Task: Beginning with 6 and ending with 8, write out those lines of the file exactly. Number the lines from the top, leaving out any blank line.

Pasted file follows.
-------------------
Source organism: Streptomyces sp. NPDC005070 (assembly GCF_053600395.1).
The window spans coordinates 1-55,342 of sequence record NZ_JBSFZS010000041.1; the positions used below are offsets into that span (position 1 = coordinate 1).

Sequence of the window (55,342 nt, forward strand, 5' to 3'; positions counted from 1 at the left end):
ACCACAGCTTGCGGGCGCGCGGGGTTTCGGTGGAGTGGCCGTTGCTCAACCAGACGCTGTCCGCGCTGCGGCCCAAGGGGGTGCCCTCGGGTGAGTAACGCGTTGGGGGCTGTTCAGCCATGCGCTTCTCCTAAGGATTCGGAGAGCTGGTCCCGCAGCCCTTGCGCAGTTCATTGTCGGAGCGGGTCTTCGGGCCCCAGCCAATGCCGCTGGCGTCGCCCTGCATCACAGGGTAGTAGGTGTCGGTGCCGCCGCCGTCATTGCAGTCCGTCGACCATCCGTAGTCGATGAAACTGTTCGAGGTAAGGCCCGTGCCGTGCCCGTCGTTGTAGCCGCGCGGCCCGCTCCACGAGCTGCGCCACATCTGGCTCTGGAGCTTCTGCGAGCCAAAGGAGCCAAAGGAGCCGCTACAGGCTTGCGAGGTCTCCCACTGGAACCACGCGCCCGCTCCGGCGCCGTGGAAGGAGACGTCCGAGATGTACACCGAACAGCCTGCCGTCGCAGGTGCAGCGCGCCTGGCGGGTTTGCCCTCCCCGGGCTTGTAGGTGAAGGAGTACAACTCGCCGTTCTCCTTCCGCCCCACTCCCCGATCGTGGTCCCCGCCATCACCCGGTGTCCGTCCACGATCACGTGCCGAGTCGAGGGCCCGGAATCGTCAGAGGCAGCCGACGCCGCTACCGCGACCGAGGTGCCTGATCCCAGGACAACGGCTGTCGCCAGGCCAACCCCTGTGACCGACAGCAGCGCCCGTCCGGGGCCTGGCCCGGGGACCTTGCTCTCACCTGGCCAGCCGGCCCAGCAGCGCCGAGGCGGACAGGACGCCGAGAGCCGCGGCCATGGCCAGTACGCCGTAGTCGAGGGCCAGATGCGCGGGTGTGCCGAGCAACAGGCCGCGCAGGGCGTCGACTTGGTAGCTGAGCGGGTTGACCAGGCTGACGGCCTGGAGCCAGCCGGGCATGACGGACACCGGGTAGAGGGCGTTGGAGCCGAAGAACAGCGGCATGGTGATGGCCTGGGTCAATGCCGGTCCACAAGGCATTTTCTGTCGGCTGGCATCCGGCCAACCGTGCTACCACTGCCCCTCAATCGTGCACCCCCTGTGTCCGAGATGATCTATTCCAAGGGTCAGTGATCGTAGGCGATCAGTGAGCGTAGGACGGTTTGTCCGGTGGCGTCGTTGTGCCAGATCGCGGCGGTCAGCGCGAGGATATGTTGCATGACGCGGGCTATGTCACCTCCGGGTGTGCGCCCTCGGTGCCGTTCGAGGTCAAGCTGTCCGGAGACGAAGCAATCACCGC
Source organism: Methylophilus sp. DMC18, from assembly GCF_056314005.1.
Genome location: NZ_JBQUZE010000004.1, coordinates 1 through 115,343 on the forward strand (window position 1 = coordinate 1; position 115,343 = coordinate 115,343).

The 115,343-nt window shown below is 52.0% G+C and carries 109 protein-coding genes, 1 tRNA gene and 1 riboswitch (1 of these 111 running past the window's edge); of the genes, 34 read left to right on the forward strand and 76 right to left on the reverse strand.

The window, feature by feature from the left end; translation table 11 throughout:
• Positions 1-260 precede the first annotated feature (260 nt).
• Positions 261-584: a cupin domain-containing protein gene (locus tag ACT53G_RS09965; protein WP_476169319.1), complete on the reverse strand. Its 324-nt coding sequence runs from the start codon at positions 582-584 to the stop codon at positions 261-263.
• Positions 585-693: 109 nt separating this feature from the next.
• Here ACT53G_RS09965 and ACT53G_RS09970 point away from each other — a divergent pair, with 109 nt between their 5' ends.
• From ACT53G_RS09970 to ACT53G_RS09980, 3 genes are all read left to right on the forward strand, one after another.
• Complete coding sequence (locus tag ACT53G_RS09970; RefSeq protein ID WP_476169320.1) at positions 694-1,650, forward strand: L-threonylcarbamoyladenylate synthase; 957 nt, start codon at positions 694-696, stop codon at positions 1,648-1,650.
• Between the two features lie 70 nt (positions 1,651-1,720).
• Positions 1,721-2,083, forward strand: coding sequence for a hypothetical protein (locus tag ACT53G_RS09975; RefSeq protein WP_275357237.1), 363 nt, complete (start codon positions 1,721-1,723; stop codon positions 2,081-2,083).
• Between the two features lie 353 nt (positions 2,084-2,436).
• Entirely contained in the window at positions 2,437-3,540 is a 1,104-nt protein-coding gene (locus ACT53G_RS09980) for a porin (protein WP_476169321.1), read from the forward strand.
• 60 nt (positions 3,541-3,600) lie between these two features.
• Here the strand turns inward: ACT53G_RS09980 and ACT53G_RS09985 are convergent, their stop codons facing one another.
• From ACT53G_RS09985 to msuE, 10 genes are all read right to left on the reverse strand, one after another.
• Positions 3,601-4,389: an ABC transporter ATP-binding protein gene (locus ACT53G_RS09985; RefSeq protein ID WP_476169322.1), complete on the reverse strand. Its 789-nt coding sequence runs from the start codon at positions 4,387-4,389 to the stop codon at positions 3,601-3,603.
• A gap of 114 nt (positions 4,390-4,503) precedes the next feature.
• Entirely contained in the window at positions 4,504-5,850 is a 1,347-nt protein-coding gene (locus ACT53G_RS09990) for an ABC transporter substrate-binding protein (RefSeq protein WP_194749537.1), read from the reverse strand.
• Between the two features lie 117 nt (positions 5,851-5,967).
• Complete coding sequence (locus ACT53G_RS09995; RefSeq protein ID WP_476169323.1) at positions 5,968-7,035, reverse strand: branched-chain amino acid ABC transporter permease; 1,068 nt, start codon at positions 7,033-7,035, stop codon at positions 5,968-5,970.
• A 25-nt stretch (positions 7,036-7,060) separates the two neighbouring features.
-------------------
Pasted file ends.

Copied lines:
Genome location: NZ_JBQUZE010000004.1, coordinates 1 through 115,343 on the forward strand (window position 1 = coordinate 1; position 115,343 = coordinate 115,343).

The 115,343-nt window shown below is 52.0% G+C and carries 109 protein-coding genes, 1 tRNA gene and 1 riboswitch (1 of these 111 running past the window's edge); of the genes, 34 read left to right on the forward strand and 76 right to left on the reverse strand.

The window, feature by feature from the left end; translation table 11 throughout: